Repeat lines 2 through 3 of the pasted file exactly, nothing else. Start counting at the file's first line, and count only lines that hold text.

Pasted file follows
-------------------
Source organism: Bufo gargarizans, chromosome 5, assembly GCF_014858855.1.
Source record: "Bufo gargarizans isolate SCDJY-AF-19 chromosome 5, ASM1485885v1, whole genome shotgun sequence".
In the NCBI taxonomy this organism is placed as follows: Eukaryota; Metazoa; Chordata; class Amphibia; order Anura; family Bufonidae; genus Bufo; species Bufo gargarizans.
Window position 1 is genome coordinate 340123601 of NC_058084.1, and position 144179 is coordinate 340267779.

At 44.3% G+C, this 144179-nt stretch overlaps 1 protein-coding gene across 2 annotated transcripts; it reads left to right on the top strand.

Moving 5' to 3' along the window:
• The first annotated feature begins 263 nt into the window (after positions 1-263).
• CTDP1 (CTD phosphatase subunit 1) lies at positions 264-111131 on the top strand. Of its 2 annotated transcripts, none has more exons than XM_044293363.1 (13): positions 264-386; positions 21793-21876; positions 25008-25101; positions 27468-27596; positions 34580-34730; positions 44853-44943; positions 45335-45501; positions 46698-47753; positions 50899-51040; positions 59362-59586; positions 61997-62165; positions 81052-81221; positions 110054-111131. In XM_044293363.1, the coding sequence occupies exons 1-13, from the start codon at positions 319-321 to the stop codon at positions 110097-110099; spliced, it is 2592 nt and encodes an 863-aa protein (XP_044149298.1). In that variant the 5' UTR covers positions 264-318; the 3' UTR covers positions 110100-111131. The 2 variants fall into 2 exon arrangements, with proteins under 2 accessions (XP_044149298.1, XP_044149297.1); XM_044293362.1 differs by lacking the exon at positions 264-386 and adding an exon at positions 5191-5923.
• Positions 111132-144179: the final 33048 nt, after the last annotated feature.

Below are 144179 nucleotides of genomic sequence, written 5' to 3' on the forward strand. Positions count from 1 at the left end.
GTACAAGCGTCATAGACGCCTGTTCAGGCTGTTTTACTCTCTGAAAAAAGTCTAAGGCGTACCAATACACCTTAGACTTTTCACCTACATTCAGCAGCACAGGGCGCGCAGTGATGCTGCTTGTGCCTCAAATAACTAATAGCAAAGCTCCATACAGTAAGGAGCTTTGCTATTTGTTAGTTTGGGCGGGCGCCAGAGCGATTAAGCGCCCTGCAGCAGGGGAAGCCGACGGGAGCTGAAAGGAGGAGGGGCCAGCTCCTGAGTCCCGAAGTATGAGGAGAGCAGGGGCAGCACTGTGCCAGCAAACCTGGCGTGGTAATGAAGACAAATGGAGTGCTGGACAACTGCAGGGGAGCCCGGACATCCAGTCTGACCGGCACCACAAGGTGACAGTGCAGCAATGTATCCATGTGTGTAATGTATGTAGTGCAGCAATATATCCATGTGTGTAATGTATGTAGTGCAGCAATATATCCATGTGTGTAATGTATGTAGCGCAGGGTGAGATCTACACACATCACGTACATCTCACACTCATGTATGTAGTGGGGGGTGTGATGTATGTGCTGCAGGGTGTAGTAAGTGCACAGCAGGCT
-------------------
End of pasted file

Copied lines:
Source record: "Bufo gargarizans isolate SCDJY-AF-19 chromosome 5, ASM1485885v1, whole genome shotgun sequence".
In the NCBI taxonomy this organism is placed as follows: Eukaryota; Metazoa; Chordata; class Amphibia; order Anura; family Bufonidae; genus Bufo; species Bufo gargarizans.